The other day I went for a walk, and decided to wear the new top I bought a few weeks ago. It’s one of those great three-quarter length sleeve tops with long slits from shoulder to elbow, and with a longish hem. It is striped with lime, turquoise, pink and white, and I wore it with my white denim capris and a new pair of pink sneakers. I looked in the mirror, and thought it looked nice.
Wait—maybe too nice. After all, I was only going on my usual down-to-the-pond-and- back walk. Then I thought, ‘well, how ridiculous….didn’t I buy this because I liked it and knew I would wear it?’
So off I went on my walk, looking good and feeling good. After all, I’m old enough to wear whatever the heck I want. I recognized this ‘wait, I may be too overdressed’ feeling from childhood. Whenever my grandmother and I were out together (usually on a food shopping trip) and she saw someone “dressed to the nines,” she would always mutter the same thing: “humph! Just who does she think she is?”
That always baffled me because I always thought that the lady in question looked good. More confusing was the fact that whenever my grandmother went out of the house, she always wore a good dress and her best shoes, and put her makeup on. She then spritzed on her “White Shoulders” perfume, and she was ready to go. In other words, she dolled up when she knew she was going to town.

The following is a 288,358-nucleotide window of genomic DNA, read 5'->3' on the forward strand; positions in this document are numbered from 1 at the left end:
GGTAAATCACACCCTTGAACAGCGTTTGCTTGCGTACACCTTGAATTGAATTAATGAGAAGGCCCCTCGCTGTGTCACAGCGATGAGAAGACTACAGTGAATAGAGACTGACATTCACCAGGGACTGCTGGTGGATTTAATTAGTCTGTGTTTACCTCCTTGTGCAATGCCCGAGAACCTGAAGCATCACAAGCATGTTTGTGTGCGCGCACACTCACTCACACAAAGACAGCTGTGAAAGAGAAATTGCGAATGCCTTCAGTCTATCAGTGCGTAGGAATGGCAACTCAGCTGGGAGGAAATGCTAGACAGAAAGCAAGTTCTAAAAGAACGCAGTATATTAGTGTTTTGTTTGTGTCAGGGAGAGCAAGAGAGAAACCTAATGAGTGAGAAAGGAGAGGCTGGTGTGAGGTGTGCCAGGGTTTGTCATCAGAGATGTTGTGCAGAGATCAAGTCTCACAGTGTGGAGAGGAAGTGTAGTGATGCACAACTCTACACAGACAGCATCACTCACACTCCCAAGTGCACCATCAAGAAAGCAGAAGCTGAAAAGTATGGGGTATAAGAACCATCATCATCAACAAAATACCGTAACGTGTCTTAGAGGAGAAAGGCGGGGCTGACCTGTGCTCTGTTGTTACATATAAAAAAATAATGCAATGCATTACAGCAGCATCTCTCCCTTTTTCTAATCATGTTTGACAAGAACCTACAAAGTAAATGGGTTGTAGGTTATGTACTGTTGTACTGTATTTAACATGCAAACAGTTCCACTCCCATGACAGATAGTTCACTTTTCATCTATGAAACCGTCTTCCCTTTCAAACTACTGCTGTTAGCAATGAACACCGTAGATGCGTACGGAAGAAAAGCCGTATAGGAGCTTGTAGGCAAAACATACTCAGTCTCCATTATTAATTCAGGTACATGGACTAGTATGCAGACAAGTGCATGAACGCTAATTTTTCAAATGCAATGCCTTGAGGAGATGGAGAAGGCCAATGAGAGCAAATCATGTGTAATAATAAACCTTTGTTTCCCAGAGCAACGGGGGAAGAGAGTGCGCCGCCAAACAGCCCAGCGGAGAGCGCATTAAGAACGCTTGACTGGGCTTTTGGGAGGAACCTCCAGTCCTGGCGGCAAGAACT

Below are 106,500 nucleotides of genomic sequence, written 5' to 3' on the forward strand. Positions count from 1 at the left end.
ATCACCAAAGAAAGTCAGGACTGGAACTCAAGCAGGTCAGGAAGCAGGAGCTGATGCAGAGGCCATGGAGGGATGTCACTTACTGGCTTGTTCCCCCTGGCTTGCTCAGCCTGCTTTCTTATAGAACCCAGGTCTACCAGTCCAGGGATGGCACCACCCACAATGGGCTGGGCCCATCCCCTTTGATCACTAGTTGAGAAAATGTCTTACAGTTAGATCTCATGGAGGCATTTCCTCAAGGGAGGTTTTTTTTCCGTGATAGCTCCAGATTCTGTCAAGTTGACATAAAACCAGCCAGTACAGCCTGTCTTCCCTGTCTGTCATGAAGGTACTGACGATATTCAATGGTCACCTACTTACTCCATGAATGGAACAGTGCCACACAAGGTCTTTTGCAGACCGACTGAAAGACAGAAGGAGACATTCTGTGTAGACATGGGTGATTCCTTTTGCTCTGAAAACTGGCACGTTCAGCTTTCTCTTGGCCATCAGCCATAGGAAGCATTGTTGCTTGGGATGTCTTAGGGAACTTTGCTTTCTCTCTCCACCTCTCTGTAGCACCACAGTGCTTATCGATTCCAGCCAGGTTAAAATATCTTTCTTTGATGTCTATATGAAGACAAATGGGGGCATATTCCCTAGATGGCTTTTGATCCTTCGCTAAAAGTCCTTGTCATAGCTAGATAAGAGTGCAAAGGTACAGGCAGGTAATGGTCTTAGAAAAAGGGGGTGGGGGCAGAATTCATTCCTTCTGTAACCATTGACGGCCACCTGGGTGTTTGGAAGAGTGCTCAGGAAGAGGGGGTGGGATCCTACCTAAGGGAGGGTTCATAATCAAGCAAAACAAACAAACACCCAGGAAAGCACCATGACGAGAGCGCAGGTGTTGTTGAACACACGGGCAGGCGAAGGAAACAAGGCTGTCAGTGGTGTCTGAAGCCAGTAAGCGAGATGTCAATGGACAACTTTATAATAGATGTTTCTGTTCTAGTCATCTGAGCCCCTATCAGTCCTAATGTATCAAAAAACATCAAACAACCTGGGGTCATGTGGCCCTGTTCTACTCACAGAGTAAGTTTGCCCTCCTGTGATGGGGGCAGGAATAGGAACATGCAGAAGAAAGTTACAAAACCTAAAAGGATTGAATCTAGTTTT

Shortly after she died, my mother and I were cleaning out her closet. We found a brand new London Fog raincoat she never wore; it made me sad to think that she might have thought someone would talk about her, saying ‘who did she think she was, anyway?’ What a waste of time and a perfectly good raincoat!
When I was younger, I dressed for other peoples’ approval. But as I got older I began to wear the things that pleased me. Years later, I laugh remembering the people who would ask me why was I so ‘dressed up.’ If that means wearing some great clothes and lots of jewelry, well—so what?
I’m a theatrical sort of person, and enjoy making my own wacky statement to the world. I always love finding fun “costume-y” things such as my lavender velvet ruffled jacket I found in a thrift shop, or the teal and gold “Bollywood” coat I bought on Etsy. Clothes ought to do the following for us:
- Compliment who we are
- Be comfortable
- Make us happy
Looking back, I think that the people who asked me why I was so “dressed up” might have said this because they were not comfortable yet with themselves. It wasn’t because I was so outlandish, it’s just that at a certain time of our lives we want to fit in with others and not stand out.
Speaking just for me, I’m glad I’m past all that and finally can just let people think whatever they want. After all, most of us are too concerned with ourselves and the way we present ourselves to the world to worry about others anyway—am I right?
If that’s so, then bring it on—if you like cowboy boots with a leather skirt, go for it. If ripped jeans and lace tunics are your thing, good on ya. If you swan around in a hot pink sari with embroidered slippers, strut proudly. You and your style are you, and there’s not one thing wrong about that.